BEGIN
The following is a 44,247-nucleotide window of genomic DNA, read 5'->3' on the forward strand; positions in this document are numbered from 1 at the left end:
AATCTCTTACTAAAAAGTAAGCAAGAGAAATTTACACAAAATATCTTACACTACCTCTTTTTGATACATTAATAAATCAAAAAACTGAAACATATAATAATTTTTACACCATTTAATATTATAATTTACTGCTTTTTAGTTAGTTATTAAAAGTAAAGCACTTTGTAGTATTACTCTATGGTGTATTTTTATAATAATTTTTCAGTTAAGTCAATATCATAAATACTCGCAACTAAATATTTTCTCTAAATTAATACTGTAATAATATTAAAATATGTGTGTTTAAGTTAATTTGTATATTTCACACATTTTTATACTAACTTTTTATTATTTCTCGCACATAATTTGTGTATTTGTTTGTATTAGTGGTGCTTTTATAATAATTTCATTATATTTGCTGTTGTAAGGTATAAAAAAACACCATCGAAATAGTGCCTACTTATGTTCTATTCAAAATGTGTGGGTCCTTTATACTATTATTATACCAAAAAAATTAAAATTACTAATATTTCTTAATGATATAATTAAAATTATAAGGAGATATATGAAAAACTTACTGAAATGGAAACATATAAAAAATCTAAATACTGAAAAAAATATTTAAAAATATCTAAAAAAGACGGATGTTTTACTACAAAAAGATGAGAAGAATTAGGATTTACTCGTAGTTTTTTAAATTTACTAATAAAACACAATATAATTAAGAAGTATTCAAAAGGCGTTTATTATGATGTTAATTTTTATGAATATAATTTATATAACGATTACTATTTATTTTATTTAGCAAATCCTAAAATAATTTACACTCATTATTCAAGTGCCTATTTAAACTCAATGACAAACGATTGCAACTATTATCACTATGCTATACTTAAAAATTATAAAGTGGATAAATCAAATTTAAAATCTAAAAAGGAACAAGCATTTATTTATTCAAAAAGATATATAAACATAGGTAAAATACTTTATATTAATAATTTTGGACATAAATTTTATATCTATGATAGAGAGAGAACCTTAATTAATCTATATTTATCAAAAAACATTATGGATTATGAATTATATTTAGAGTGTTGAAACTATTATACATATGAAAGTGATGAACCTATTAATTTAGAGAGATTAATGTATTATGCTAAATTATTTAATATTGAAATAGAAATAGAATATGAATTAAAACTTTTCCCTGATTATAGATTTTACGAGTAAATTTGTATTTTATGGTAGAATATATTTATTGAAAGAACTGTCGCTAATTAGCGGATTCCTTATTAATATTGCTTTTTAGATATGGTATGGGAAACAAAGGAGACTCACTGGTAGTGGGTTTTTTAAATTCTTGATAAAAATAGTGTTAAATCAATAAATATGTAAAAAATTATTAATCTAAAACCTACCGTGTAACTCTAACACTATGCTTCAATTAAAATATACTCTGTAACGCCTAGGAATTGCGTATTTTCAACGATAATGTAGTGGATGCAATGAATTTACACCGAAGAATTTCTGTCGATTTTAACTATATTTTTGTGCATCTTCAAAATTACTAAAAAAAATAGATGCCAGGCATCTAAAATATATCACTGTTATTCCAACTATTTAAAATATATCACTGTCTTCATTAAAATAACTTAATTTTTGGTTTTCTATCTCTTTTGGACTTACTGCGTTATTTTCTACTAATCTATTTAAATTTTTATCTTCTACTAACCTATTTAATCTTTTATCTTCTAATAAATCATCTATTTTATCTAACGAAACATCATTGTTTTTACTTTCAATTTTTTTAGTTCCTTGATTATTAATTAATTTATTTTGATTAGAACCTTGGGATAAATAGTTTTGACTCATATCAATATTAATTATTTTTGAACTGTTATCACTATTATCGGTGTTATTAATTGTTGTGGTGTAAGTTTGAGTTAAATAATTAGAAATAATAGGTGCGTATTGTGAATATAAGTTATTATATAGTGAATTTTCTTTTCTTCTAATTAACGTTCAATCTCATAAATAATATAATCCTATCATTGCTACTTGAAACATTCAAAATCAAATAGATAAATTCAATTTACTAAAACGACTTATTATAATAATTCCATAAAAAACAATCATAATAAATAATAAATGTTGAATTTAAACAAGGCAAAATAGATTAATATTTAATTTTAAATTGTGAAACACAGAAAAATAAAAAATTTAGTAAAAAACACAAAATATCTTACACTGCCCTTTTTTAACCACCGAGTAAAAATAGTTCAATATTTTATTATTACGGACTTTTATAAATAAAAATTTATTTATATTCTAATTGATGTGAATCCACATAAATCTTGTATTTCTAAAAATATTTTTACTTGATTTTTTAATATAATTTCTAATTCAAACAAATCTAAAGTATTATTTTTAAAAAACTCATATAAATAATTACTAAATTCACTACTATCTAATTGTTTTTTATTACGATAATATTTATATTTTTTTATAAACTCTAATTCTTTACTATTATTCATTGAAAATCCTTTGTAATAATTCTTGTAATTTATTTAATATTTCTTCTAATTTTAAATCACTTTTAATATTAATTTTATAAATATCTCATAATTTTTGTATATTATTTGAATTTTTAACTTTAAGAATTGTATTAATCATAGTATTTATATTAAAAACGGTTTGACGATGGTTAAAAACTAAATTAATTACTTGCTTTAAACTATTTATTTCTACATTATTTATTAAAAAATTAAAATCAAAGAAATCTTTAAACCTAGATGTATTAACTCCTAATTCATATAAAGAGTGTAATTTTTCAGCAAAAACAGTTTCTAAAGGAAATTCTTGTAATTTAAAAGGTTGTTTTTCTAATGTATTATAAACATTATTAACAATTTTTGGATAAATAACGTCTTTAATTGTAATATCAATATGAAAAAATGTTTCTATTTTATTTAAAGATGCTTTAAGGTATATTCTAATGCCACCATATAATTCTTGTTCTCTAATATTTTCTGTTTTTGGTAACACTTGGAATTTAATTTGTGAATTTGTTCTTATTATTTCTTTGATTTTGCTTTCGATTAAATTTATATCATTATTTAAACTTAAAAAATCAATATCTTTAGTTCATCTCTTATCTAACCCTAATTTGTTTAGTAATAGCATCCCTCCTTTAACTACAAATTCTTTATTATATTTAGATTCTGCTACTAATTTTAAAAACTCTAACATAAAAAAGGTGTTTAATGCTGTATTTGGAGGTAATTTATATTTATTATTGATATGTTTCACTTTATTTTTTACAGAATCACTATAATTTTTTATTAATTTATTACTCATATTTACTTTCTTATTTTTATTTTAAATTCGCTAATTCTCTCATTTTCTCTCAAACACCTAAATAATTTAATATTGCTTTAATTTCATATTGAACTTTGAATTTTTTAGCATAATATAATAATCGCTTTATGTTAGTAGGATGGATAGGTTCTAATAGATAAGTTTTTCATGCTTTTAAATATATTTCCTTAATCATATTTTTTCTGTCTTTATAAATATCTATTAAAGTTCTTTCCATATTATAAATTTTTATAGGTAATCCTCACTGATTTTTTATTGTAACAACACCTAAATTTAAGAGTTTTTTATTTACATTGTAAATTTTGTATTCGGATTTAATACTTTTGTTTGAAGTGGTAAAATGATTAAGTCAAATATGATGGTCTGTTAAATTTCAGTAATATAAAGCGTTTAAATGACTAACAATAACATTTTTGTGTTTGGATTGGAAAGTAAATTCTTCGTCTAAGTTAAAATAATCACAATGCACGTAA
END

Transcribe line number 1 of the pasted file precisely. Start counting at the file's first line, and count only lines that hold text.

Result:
The following is a 44,247-nucleotide window of genomic DNA, read 5'->3' on the forward strand; positions in this document are numbered from 1 at the left end: